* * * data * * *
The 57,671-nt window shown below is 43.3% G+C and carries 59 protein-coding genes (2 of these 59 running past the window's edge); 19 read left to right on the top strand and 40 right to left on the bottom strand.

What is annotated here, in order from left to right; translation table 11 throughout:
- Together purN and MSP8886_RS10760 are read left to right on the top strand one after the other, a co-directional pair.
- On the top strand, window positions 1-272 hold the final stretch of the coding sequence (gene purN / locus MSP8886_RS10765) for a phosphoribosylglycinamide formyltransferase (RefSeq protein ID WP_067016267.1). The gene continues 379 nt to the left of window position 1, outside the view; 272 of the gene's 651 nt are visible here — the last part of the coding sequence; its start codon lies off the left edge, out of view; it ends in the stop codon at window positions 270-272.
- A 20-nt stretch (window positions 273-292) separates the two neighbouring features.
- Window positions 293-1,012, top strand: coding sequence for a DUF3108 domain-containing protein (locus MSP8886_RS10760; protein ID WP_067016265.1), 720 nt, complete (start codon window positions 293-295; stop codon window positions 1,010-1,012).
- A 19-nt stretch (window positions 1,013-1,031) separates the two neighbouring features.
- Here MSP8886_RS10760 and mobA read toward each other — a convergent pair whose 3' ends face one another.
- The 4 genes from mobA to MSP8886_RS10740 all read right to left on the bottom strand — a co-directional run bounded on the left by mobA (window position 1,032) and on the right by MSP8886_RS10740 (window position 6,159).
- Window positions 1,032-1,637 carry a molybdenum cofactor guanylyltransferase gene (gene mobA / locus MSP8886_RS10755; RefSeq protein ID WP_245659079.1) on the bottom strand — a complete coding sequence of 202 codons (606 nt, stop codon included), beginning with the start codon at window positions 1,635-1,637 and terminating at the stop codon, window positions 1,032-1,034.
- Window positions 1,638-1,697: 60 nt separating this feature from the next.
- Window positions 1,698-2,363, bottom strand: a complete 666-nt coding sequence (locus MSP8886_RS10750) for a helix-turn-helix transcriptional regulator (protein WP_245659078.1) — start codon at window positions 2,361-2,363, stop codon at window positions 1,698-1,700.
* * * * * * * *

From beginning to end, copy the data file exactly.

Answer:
The 57,671-nt window shown below is 43.3% G+C and carries 59 protein-coding genes (2 of these 59 running past the window's edge); 19 read left to right on the top strand and 40 right to left on the bottom strand.

What is annotated here, in order from left to right; translation table 11 throughout:
- Together purN and MSP8886_RS10760 are read left to right on the top strand one after the other, a co-directional pair.
- On the top strand, window positions 1-272 hold the final stretch of the coding sequence (gene purN / locus MSP8886_RS10765) for a phosphoribosylglycinamide formyltransferase (RefSeq protein ID WP_067016267.1). The gene continues 379 nt to the left of window position 1, outside the view; 272 of the gene's 651 nt are visible here — the last part of the coding sequence; its start codon lies off the left edge, out of view; it ends in the stop codon at window positions 270-272.
- A 20-nt stretch (window positions 273-292) separates the two neighbouring features.
- Window positions 293-1,012, top strand: coding sequence for a DUF3108 domain-containing protein (locus MSP8886_RS10760; protein ID WP_067016265.1), 720 nt, complete (start codon window positions 293-295; stop codon window positions 1,010-1,012).
- A 19-nt stretch (window positions 1,013-1,031) separates the two neighbouring features.
- Here MSP8886_RS10760 and mobA read toward each other — a convergent pair whose 3' ends face one another.
- The 4 genes from mobA to MSP8886_RS10740 all read right to left on the bottom strand — a co-directional run bounded on the left by mobA (window position 1,032) and on the right by MSP8886_RS10740 (window position 6,159).
- Window positions 1,032-1,637 carry a molybdenum cofactor guanylyltransferase gene (gene mobA / locus MSP8886_RS10755; RefSeq protein ID WP_245659079.1) on the bottom strand — a complete coding sequence of 202 codons (606 nt, stop codon included), beginning with the start codon at window positions 1,635-1,637 and terminating at the stop codon, window positions 1,032-1,034.
- Window positions 1,638-1,697: 60 nt separating this feature from the next.
- Window positions 1,698-2,363, bottom strand: a complete 666-nt coding sequence (locus MSP8886_RS10750) for a helix-turn-helix transcriptional regulator (protein WP_245659078.1) — start codon at window positions 2,361-2,363, stop codon at window positions 1,698-1,700.